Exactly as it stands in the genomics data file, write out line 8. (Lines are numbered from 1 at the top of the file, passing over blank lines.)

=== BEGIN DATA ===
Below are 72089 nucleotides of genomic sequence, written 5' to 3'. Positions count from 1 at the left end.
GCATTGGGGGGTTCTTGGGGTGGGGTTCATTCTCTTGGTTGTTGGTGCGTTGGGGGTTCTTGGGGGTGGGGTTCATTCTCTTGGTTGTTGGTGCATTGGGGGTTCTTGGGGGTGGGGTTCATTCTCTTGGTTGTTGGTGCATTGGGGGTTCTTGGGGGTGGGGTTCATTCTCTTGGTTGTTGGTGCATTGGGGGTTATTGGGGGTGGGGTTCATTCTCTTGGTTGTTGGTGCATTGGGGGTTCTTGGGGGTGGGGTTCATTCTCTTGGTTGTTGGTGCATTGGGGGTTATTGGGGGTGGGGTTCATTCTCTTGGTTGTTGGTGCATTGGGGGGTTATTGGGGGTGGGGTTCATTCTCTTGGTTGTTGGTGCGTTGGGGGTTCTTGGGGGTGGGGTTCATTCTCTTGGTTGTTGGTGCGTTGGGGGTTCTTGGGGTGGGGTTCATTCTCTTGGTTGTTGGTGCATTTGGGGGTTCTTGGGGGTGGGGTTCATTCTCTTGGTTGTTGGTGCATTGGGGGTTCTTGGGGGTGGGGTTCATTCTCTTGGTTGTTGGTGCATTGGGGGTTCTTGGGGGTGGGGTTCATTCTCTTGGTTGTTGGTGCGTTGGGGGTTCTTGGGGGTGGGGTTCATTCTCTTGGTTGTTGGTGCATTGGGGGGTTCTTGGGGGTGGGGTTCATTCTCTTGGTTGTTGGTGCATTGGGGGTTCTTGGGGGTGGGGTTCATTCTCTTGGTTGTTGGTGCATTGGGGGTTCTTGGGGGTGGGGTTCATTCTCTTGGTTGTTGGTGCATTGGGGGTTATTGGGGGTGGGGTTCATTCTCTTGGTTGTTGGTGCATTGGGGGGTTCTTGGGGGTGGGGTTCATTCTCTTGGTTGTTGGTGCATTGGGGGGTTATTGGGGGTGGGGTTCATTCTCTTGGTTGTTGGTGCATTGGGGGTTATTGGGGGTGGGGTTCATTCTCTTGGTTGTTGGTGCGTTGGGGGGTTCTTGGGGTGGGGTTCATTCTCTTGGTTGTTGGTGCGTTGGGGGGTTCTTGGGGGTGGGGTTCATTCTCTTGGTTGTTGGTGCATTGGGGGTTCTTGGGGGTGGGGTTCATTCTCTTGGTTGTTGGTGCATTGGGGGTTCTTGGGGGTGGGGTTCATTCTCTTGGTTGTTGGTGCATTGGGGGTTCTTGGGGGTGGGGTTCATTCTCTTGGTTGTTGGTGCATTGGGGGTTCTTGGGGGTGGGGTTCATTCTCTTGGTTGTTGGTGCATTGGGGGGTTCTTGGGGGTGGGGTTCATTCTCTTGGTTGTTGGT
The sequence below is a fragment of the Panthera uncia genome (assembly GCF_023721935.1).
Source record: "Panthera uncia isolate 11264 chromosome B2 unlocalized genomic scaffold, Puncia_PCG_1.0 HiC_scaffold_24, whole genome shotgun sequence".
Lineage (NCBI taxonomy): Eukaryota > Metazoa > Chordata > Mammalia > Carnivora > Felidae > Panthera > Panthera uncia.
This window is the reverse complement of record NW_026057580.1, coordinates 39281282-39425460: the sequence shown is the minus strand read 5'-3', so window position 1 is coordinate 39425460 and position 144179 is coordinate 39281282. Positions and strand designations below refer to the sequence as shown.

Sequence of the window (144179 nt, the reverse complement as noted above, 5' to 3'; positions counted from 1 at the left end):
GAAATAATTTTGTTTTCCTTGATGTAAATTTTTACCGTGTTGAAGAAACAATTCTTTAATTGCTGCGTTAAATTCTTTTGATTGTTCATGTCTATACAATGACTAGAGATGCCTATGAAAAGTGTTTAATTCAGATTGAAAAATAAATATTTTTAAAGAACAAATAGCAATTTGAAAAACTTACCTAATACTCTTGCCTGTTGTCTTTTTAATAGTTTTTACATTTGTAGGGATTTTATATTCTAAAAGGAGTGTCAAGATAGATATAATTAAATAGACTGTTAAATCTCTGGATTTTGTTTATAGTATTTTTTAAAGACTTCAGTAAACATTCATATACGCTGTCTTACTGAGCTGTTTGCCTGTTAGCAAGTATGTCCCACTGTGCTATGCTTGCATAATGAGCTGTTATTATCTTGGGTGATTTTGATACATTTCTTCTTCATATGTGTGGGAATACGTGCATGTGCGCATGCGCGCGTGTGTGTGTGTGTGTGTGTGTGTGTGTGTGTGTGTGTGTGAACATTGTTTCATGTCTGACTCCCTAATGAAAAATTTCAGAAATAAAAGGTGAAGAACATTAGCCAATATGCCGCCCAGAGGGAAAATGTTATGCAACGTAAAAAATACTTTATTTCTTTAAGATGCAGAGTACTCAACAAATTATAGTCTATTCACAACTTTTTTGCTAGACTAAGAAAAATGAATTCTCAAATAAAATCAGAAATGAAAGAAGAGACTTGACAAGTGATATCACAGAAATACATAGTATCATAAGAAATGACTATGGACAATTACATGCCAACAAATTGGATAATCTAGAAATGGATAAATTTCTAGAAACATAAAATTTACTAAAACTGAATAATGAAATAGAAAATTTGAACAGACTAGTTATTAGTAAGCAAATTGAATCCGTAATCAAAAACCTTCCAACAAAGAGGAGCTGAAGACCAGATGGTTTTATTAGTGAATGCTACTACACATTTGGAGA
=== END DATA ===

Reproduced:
GAAATAATTTTGTTTTCCTTGATGTAAATTTTTACCGTGTTGAAGAAACAATTCTTTAATTGCTGCGTTAAATTCTTTTGATTGTTCATGTCTATACAATGACTAGAGATGCCTATGAAAAGTGTTTAATTCAGATTGAAAAATAAATATTTTTAAAGAACAAATAGCAATTTGAAAAACTTACCTAATACTCTTGCCTGTTGTCTTTTTAATAGTTTTTACATTTGTAGGGATTTTATATTCTAAAAGGAGTGTCAAGATAGATATAATTAAATAGACTGTTAAATCTCTGGATTTTGTTTATAGTATTTTTTAAAGACTTCAGTAAACATTCATATACGCTGTCTTACTGAGCTGTTTGCCTGTTAGCAAGTATGTCCCACTGTGCTATGCTTGCATAATGAGCTGTTATTATCTTGGGTGATTTTGATACATTTCTTCTTCATATGTGTGGGAATACGTGCATGTGCGCATGCGCGCGTGTGTGTGTGTGTGTGTGTGTGTGTGTGTGTGTGTGTGTGAACATTGTTTCATGTCTGACTCCCTAATGAAAAATTTCAGAAATAAAAGGTGAAGAACATTAGCCAATATGCCGCCCAGAGGGAAAATGTTATGCAACGTAAAAAATACTTTATTTCTTTAAGATGCAGAGTACTCAACAAATTATAGTCTATTCACAACTTTTTTGCTAGACTAAGAAAAATGAATTCTCAAATAAAATCAGAAATGAAAGAAGAGACTTGACAAGTGATATCACAGAAATACATAGTATCATAAGAAATGACTATGGACAATTACATGCCAACAAATTGGATAATCTAGAAATGGATAAATTTCTAGAAACATAAAATTTACTAAAACTGAATAATGAAATAGAAAATTTGAACAGACTAGTTATTAGTAAGCAAATTGAATCCGTAATCAAAAACCTTCCAACAAAGAGGAGCTGAAGACCAGATGGTTTTATTAGTGAATGCTACTACACATTTGGAGA